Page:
Neutron noise-based anomaly classification and localization using machine learning
Paper in proceedings, 2020

A methodology is proposed in this paper allowing the classification of anomalies and subsequently their possible localization in nuclear reactor cores during operation. The method relies on the monitoring of the neutron noise recorded by in-core neutron detectors located at very few discrete locations throughout the core. In order to unfold from the detectors readings the necessary information, a 3-dimensional Convolutional Neural Network is used, with the training and validation of the network based on simulated data. In the reported work, the approach was also tested on simulated data. The simulations were carried out in the frequency domain using the CORE SIM+ diffusion-based two-group core simulator. The different scenarios correspond to the following cases: a generic “absorber of variable strength”, axially travelling perturbations at the velocity of the coolant flow (due to e.g. fluctuations of the coolant temperature at the inlet of the core), fuel assembly vibrations, control rod vibrations, and core barrel vibrations. In all those cases, various frequencies were considered and, when relevant, different locations of the perturbations and different vibration modes were taken into account. The machine learning approach was able to correctly identify the different scenarios with a maximum error of 0.11%. Moreover, the error in localizing anomalies had a mean squared error of 0.3072 in mesh size, corresponding to less than 4 cm. The proposed methodology was also demonstrated to be insensitive to parasitic noise and will be tested on actual plant data in the near future.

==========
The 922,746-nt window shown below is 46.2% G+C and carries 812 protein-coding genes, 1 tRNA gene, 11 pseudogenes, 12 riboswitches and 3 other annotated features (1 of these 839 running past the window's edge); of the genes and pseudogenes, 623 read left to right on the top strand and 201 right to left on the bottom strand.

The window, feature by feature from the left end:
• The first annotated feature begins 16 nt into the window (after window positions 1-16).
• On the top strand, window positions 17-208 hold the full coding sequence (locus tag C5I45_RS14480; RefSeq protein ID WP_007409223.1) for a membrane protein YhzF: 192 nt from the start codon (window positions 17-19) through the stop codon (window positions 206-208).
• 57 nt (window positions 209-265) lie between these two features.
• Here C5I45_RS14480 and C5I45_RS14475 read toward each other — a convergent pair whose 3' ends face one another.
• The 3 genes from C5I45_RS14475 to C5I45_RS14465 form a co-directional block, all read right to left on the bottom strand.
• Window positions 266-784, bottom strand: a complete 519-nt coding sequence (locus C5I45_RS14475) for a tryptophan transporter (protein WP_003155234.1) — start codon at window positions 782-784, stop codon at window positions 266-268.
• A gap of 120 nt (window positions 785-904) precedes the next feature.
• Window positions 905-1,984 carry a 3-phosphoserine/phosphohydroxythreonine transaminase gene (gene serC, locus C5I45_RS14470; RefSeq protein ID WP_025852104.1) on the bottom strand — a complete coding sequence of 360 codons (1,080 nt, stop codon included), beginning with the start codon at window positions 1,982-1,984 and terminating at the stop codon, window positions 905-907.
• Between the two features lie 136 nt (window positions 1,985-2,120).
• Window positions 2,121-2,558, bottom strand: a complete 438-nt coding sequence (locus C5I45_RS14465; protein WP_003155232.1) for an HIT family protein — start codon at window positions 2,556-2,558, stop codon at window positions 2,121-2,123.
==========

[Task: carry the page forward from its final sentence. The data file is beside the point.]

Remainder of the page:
core diagnostics

core monitoring

machine learning

neutron noise


Christophe Demaziere

Subatomic, High Energy and Plasma Physics

Antonios Mylonakis

Subatomic, High Energy and Plasma Physics

Paolo Vinai

Subatomic, High Energy and Plasma Physics

Aiden Durrant

University of Lincoln

Fabio De Sousa Ribeiro

University of Lincoln

James Wingate

University of Lincoln

Georgios Leontidis

University of Lincoln

Stefanos Kollias

University of Lincoln

PHYSOR 2020: Transition to a Scalable Nuclear Future


International conference on Physics of Reactors
Cambridge, United Kingdom,

Core monitoring techniques and experimental validation and demonstration (CORTEX)

European Commission (Horizon 2020), 2017-09-01 -- 2021-08-31.

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